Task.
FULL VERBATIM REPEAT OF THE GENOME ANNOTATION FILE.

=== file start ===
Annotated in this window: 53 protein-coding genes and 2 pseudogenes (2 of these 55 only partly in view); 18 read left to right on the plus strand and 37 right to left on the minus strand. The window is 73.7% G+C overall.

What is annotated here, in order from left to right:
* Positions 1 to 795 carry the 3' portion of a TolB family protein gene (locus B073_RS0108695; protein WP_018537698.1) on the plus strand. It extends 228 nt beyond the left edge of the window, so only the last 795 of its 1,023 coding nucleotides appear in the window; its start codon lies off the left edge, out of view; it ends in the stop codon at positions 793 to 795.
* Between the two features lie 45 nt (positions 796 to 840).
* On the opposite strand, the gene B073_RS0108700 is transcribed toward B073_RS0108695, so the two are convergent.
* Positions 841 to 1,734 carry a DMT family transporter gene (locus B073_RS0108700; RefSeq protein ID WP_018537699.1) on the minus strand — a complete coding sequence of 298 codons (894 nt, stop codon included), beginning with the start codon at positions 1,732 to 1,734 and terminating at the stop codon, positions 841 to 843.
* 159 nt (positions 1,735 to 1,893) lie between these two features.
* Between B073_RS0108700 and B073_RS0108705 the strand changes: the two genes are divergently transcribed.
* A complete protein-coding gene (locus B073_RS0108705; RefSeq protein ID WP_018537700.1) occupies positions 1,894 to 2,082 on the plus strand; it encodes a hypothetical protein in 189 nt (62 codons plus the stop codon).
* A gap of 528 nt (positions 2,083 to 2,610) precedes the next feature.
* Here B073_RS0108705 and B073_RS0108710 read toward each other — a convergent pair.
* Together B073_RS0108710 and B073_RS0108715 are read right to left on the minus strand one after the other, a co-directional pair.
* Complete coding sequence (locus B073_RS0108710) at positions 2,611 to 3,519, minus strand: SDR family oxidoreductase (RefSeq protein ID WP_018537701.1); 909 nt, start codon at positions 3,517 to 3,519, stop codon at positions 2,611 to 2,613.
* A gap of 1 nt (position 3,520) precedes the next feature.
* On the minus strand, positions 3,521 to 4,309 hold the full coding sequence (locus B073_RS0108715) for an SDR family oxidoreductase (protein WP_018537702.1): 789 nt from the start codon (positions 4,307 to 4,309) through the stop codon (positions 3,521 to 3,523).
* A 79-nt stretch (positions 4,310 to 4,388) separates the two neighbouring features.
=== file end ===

Annotated in this window: 53 protein-coding genes and 2 pseudogenes (2 of these 55 only partly in view); 18 read left to right on the plus strand and 37 right to left on the minus strand. The window is 73.7% G+C overall.

What is annotated here, in order from left to right:
* Positions 1 to 795 carry the 3' portion of a TolB family protein gene (locus B073_RS0108695; protein WP_018537698.1) on the plus strand. It extends 228 nt beyond the left edge of the window, so only the last 795 of its 1,023 coding nucleotides appear in the window; its start codon lies off the left edge, out of view; it ends in the stop codon at positions 793 to 795.
* Between the two features lie 45 nt (positions 796 to 840).
* On the opposite strand, the gene B073_RS0108700 is transcribed toward B073_RS0108695, so the two are convergent.
* Positions 841 to 1,734 carry a DMT family transporter gene (locus B073_RS0108700; RefSeq protein ID WP_018537699.1) on the minus strand — a complete coding sequence of 298 codons (894 nt, stop codon included), beginning with the start codon at positions 1,732 to 1,734 and terminating at the stop codon, positions 841 to 843.
* 159 nt (positions 1,735 to 1,893) lie between these two features.
* Between B073_RS0108700 and B073_RS0108705 the strand changes: the two genes are divergently transcribed.
* A complete protein-coding gene (locus B073_RS0108705; RefSeq protein ID WP_018537700.1) occupies positions 1,894 to 2,082 on the plus strand; it encodes a hypothetical protein in 189 nt (62 codons plus the stop codon).
* A gap of 528 nt (positions 2,083 to 2,610) precedes the next feature.
* Here B073_RS0108705 and B073_RS0108710 read toward each other — a convergent pair.
* Together B073_RS0108710 and B073_RS0108715 are read right to left on the minus strand one after the other, a co-directional pair.
* Complete coding sequence (locus B073_RS0108710) at positions 2,611 to 3,519, minus strand: SDR family oxidoreductase (RefSeq protein ID WP_018537701.1); 909 nt, start codon at positions 3,517 to 3,519, stop codon at positions 2,611 to 2,613.
* A gap of 1 nt (position 3,520) precedes the next feature.
* On the minus strand, positions 3,521 to 4,309 hold the full coding sequence (locus B073_RS0108715) for an SDR family oxidoreductase (protein WP_018537702.1): 789 nt from the start codon (positions 4,307 to 4,309) through the stop codon (positions 3,521 to 3,523).
* A 79-nt stretch (positions 4,310 to 4,388) separates the two neighbouring features.